Under rule 1.9, the court “acquires authority to act on the petition or motion upon proof of jurisdictional facts, i.e. that the respondent was furnished with a copy of the petition and the notice of hearing”. The burden of proof lies with the petitioner.

The hearing referred to in rule 1.9 is the initial hearing to prove the jurisdictional facts. The notice of initial hearing contains a directive for the respondent to file an opposition to the petition for recognition and enforcement of the foreign arbitral award. A respondent’s failure to submit an opposition shall not be cause for a declaration of default, as this is also a prohibited pleading under rule 1.6 (g).

Once the respondent has filed its opposition, the court determines whether the issue between the parties is one of law or fact. Under rule 13.8 of the Special ADR Rules, if the issue is mainly one of law, the court will require the submission of a brief of legal arguments not more than 30 days from receipt of the order.

On the other hand, if there are issues of fact, the court in accordance with rule 13.8 shall, motu proprio, or upon the request of a party, require the parties to simultaneously submit the affidavits of their respective witnesses within a period of not less than 15 days nor more than 30 days from receipt of the order.

Under section 45 of the ADR Act, and under Rule 13.4 of the Special ADR Rules, the RTC shall refuse recognition and enforcement of the foreign arbitral award only upon proof that:

(1) A party to the arbitration agreement was under some incapacity, or the agreement is not valid under the law to which the parties have subjected it, or, failing any indication, under the law of the country where the award was made; or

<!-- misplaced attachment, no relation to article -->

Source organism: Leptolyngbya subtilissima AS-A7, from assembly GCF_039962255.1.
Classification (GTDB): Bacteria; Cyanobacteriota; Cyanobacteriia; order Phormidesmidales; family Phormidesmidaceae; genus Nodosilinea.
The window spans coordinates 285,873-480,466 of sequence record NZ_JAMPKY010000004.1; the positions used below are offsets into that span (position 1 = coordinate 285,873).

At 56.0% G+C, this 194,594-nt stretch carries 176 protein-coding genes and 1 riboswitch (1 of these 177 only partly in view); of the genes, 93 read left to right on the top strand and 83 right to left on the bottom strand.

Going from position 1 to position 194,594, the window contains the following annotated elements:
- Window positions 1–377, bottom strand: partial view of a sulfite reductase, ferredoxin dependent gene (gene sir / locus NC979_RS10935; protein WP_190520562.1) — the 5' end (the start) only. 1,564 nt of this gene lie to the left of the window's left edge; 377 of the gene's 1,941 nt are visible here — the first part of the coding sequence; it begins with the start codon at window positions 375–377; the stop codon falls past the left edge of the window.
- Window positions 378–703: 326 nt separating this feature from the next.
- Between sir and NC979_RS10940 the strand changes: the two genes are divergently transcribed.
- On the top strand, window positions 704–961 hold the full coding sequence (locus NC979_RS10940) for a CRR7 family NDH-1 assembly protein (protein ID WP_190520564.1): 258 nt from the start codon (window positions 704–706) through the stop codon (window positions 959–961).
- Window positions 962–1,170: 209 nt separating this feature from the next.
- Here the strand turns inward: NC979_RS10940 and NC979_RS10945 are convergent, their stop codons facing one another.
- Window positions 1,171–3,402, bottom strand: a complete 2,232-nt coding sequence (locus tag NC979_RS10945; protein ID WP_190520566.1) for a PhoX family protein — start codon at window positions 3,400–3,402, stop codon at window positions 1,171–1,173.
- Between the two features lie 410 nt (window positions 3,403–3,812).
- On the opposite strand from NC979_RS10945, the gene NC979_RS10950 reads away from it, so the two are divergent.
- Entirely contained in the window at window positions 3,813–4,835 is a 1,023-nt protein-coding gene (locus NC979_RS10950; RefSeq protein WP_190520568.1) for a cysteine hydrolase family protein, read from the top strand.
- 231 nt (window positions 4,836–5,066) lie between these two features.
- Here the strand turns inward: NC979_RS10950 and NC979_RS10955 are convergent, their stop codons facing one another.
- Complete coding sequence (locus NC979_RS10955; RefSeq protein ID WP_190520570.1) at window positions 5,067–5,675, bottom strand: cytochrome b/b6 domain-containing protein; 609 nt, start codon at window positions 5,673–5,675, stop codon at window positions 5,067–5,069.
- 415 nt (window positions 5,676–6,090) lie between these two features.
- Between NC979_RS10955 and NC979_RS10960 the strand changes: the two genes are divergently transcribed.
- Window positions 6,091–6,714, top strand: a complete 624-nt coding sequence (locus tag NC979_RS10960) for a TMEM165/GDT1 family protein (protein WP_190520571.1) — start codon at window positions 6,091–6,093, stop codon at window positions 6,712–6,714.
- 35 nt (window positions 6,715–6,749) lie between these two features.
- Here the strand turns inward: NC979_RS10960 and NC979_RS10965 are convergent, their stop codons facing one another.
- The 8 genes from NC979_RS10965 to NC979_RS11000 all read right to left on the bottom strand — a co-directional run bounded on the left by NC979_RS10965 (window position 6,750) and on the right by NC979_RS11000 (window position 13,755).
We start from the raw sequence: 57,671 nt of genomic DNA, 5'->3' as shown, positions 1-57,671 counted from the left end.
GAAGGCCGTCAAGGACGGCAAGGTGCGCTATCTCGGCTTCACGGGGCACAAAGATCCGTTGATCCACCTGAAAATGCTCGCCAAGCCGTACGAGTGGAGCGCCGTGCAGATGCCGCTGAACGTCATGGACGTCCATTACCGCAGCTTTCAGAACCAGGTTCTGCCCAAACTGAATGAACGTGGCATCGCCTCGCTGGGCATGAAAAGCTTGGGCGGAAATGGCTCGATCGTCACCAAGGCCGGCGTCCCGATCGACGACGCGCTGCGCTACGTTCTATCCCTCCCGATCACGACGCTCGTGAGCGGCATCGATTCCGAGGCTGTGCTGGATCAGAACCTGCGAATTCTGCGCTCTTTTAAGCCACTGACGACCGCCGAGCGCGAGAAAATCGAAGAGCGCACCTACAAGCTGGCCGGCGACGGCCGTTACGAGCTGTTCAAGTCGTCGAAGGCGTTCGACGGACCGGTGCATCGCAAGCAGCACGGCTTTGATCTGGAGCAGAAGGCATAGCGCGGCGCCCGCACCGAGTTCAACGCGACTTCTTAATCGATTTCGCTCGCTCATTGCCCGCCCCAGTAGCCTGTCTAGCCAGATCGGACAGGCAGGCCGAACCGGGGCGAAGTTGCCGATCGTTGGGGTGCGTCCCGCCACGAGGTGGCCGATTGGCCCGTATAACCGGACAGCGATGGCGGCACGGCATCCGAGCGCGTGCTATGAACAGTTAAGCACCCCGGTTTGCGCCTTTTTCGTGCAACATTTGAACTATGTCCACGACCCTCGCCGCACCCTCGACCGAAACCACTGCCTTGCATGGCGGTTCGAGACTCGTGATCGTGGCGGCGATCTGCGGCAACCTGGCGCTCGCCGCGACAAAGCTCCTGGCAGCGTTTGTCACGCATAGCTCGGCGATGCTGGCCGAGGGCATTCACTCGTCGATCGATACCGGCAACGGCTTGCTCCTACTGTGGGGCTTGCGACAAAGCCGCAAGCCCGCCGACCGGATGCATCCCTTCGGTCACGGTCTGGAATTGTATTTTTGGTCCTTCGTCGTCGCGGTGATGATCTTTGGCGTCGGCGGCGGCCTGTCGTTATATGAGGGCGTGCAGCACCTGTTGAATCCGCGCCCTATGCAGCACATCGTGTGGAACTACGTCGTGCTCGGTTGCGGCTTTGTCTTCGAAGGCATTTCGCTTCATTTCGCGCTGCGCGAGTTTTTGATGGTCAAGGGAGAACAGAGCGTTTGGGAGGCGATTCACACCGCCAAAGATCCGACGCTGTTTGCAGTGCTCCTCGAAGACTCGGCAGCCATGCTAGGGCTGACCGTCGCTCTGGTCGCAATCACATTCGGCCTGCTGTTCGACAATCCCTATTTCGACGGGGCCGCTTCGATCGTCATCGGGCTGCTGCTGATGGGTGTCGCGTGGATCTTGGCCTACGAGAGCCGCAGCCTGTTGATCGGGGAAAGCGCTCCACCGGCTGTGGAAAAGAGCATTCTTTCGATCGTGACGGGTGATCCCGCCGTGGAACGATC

(2) The party making the application was not given proper notice of the appointment of an arbitrator or of arbitral proceedings, or was otherwise unable to present their case; or

(3) The award deals with a dispute not contemplated by or not falling within the terms of the submission to arbitration, or contains decisions on matters beyond the scope of the submission to arbitration, provided that, if the decisions on matters submitted to arbitration can be separated from those not so submitted, only that part of the award that contains decisions on matters not submitted to arbitration may be set aside; or

(4) The composition of the arbitral tribunal or the arbitral procedure was not in accordance with the agreement of the parties or, failing such agreement, was not in accordance with the law of the country where arbitration took place; or

(5) The award has not yet become binding on the parties or has been set aside or suspended by a court of the country in which that award was made.

Rule 13.4(b) further provides that the foreign arbitral award may be refused recognition and enforcement by the court if it finds that:

(1) The subject matter of the dispute is not capable of settlement or resolution by arbitration under Philippine law; or

(2) The recognition or enforcement of the award would be contrary to public policy.

Although the RTC can deny recognition and enforcement, it has no power to vacate or set aside a foreign arbitral award (rule 19.11, Special ADR Rules).

An appeal from a final order of the RTC may be taken to the Court of Appeals via petition for review under rule 19.12 of the Special ADR Rules within 15 days from notice of the RTC decision. The decision of the RTC is immediately executory (rule 13.11 of the Special ADR Rules). Rule 19.22 of the Special ADR Rules categorically states that: “The appeal shall not stay the award, judgment, final order or resolution sought to be reviewed unless the Court of Appeals directs otherwise upon such terms as it may deem just.”